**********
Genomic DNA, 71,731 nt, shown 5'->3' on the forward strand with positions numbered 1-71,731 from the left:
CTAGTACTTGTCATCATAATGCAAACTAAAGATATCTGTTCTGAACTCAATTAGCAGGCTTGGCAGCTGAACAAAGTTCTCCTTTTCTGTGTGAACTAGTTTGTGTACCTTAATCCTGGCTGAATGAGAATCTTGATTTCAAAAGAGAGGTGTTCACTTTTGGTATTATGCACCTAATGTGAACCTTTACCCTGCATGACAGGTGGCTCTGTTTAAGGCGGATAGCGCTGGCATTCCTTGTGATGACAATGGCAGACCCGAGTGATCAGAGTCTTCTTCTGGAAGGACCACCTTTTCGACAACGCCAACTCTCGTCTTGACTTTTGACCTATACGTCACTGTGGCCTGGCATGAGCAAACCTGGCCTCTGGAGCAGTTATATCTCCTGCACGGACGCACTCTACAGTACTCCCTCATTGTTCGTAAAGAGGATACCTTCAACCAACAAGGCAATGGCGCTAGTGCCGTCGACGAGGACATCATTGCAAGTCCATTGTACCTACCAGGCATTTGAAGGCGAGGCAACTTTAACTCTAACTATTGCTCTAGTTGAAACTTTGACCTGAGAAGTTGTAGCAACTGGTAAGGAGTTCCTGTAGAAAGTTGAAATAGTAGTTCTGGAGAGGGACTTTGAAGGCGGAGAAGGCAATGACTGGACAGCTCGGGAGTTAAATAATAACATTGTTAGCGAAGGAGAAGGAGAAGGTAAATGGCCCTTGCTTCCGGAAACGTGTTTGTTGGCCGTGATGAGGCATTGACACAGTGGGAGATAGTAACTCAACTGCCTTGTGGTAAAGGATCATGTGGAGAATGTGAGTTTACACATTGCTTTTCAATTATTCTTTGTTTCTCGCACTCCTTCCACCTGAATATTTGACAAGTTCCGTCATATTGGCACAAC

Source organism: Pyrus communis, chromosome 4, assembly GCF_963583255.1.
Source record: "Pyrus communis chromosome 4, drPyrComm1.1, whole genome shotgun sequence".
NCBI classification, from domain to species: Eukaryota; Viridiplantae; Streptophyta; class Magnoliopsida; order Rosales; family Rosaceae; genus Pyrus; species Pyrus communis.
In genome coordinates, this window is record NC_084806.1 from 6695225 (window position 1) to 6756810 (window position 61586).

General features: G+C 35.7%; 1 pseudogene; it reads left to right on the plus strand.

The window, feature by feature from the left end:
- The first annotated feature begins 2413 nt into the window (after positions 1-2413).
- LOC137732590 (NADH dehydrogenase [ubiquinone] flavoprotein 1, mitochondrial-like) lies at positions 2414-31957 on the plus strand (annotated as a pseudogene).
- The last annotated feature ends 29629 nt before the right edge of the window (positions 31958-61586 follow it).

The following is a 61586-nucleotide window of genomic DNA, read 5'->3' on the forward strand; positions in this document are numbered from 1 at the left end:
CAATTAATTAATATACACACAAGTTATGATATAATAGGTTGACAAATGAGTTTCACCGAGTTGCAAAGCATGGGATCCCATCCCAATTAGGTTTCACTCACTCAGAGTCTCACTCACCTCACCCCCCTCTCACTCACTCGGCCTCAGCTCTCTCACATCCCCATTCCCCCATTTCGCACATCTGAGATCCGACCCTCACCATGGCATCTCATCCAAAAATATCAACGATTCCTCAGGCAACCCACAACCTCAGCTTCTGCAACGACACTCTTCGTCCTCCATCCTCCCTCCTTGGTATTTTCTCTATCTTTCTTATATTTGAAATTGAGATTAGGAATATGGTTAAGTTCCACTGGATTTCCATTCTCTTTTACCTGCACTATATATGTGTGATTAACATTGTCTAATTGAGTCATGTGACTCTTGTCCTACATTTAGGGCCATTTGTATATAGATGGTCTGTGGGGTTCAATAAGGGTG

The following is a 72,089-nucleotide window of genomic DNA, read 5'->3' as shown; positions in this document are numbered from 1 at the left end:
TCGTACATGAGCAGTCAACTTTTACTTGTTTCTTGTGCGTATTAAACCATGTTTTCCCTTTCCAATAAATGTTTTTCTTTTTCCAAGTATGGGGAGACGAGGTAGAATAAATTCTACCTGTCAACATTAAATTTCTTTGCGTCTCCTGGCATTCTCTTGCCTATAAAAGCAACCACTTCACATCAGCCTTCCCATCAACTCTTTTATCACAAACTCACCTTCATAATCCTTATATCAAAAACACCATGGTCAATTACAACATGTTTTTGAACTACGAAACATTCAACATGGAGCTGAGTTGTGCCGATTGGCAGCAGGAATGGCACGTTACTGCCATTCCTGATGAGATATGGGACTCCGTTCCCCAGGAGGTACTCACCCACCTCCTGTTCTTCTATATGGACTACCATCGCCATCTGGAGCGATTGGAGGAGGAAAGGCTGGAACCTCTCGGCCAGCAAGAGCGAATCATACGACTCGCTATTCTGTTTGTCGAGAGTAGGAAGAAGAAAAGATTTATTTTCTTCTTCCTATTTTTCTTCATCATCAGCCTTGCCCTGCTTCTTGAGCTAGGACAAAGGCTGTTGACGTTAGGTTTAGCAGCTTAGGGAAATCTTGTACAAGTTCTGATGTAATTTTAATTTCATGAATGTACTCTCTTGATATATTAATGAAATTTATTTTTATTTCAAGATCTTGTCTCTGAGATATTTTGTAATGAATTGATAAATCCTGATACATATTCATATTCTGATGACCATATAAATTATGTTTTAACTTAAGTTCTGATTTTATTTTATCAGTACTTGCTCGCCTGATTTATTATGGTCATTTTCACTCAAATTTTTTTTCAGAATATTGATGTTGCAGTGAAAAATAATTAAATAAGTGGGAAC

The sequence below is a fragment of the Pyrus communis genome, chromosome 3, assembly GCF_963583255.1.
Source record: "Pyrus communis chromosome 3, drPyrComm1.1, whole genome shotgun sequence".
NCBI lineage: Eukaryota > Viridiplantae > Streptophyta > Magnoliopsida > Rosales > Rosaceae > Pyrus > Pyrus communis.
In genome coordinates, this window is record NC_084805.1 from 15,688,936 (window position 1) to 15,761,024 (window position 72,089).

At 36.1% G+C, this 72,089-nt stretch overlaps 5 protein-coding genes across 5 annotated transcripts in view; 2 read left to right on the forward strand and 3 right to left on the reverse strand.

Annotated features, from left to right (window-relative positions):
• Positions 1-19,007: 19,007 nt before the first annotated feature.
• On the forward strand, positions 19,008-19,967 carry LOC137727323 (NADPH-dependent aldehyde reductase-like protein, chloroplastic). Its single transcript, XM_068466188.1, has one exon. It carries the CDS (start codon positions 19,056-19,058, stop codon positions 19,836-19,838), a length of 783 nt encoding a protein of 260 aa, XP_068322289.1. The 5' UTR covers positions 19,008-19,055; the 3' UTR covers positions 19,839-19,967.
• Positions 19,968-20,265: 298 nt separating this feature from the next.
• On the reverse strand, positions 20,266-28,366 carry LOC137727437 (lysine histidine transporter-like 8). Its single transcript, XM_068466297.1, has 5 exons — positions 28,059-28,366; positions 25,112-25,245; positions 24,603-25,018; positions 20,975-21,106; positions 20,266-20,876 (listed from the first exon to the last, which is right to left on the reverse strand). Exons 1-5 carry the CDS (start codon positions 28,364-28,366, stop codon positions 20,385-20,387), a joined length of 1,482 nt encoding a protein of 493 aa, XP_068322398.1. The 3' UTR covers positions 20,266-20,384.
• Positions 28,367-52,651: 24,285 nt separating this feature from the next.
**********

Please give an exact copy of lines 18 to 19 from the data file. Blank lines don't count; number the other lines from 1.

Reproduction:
NCBI lineage: Eukaryota > Viridiplantae > Streptophyta > Magnoliopsida > Rosales > Rosaceae > Pyrus > Pyrus communis.
In genome coordinates, this window is record NC_084805.1 from 15,688,936 (window position 1) to 15,761,024 (window position 72,089).